Vista on the Network

Vista under the Hood

Security Systems in Vista

Enterprise Deployment Features

Norton Personal Firewall 2006

Windows Vista is supposed to have included a number of new networking features designed to make it faster, more robust, easier to manage and safer. Now, how many of these functions and features would you encounter readily and how do they affect the productivity of your users? In this article, we'll look at these aspects with focus on both wired and wireless worlds. We are looking at how Vista behaves on the network as well as how it presents the network and its resources to you as a user or administrator.

Direct Hit!
Applies to: System/network administrators
USP: Learn about Vista's abilities to connect to both wired and wireless networks 
Links: www.microsoft.com/technet/itsolutions/ network/evaluate/new_network.mspx 
Google keywords: vista networking

Network profiles
One of the first things you'd notice when you fire up the network center (or the network list applet) is that there seem to be more than one configured network on your system, even if you have just one Ethernet adapter. Before we go ahead to see what these are, let's get a couple of concepts cleared. In Win XP, after you've browsed to a couple of file shares, you'll notice shortcuts to them appear in your 'My Network Places' folder. Now, that happens with Vista too.

In addition to this, Vista saves connection/route information too to that resource. This is based on a combination of your network adapter (may be wired or wireless) MAC address and your gateway. The connection shortcuts (Win XP) you are currently familiar with, help navigate quickly to that resource. But these new ones let you manage your route to that resource. If you are not somehow satisfied with the performance of the connection, you could simply move it selectively to another connection or gateway. This way, you can utilize your network connections more effectively.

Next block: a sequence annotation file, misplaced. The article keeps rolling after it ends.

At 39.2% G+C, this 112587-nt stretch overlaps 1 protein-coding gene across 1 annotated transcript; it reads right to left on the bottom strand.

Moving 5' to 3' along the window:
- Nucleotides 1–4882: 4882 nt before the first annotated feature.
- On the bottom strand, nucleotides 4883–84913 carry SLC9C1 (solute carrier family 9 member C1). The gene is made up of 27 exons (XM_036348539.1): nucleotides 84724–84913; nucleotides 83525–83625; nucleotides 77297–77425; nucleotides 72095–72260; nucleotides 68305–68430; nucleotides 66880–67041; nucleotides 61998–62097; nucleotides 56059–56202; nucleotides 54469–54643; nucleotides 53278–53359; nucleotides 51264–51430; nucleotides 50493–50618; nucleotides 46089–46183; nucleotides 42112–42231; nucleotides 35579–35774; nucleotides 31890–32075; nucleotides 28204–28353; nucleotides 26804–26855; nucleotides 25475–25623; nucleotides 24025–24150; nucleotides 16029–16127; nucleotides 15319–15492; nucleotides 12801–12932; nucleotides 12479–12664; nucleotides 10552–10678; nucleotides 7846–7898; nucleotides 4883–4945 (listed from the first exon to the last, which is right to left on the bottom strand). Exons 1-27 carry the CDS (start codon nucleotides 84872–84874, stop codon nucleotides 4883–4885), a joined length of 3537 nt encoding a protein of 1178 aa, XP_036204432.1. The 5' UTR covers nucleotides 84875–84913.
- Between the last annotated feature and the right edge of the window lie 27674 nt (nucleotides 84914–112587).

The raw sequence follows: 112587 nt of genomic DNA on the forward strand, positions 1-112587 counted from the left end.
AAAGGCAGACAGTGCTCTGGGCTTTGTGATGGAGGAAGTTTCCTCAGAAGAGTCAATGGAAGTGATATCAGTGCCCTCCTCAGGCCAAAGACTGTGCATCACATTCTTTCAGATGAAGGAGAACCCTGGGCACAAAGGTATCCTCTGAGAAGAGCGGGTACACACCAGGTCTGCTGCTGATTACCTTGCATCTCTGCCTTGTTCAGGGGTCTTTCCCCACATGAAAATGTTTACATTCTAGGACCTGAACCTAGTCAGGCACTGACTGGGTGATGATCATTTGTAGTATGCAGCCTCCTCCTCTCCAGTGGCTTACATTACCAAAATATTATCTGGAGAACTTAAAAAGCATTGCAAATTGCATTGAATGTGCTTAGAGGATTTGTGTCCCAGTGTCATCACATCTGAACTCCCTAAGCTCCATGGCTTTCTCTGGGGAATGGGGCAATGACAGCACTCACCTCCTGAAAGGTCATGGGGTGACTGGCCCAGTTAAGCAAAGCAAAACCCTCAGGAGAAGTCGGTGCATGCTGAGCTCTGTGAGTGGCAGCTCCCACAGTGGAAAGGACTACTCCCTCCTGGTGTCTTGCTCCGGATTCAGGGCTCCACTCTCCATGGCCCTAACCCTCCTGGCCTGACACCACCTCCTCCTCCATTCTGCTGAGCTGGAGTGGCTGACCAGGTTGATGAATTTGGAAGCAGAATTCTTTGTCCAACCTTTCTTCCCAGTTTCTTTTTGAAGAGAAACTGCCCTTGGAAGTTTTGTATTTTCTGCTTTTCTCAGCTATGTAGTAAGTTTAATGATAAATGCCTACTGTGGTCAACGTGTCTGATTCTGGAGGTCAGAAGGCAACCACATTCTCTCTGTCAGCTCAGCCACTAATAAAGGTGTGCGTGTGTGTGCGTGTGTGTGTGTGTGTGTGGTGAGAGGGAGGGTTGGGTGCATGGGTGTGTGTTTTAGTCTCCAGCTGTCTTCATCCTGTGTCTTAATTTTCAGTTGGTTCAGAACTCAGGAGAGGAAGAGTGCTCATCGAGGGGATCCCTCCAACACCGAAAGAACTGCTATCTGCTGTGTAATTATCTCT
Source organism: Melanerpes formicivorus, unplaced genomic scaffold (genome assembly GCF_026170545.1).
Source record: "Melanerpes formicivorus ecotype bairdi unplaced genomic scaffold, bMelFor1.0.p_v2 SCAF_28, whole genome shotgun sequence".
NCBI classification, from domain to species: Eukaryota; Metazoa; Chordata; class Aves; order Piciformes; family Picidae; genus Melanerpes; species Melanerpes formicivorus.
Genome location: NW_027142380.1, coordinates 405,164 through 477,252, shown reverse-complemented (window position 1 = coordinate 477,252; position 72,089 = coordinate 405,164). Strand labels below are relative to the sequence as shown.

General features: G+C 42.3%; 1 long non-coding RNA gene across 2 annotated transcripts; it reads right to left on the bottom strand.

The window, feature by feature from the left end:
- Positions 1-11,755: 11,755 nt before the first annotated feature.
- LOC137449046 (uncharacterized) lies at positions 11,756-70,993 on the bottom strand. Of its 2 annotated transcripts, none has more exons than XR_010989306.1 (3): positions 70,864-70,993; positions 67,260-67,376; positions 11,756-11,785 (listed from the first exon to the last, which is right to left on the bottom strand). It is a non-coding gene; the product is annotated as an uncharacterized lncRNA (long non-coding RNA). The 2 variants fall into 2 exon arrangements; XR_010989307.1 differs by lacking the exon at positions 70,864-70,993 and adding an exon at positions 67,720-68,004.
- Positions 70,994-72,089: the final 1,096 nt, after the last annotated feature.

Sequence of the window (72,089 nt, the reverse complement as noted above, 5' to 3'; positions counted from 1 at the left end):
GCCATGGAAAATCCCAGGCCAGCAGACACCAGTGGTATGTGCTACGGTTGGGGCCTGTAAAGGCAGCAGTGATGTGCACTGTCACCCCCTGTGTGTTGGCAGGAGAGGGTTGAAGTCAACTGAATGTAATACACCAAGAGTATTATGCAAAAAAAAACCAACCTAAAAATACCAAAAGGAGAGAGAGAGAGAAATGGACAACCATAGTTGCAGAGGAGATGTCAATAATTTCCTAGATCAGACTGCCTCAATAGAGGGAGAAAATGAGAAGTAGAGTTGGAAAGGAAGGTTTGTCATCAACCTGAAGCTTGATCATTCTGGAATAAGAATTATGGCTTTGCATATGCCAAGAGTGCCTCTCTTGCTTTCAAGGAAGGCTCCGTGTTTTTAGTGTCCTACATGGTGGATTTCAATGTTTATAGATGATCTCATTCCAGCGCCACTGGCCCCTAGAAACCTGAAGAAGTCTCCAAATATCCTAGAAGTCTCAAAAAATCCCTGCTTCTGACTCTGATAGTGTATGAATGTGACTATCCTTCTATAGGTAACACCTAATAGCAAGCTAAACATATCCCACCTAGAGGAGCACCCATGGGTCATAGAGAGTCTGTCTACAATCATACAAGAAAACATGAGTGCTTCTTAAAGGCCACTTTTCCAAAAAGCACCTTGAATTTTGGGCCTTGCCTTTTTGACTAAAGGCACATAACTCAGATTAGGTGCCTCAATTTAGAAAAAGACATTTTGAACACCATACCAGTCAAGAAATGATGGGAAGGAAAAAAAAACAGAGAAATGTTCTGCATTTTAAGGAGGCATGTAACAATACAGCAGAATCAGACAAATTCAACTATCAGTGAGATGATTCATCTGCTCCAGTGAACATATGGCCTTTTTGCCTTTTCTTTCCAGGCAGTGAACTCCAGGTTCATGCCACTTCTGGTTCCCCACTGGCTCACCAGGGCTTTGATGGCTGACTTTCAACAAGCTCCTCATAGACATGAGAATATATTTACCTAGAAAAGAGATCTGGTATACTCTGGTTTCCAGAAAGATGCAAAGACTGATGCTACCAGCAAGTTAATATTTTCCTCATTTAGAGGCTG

While it is easy to connect to WLANs, it does not let you connect simultaneously to more than one WLAN 

Some of these profiles are classified under the managed or unmanaged categories, although as the system administrator, you can manage all of them. When you use the Properties dialog from the context menu for a connection, you get the option to manage the sessions on that network profile. These sessions can be wired, wireless or a mix of both. Using the 'Move To' option on the Manage dialog, you can assign a connection to another network profile. Here, connections are listed by their NetBIOS or DNS name, the MAC address of its gateway and the status of that connection. If a profile does not have any active connections, its boxes would be blank and show 'Not connected' against them.

This happens because of Vista 's ability to isolate the routing tables on a per-session basis. This isolation can also take care of keeping separate the routing tables for the Intranet and WAN links from those meant for the Internet, thereby increasing security.

Wireless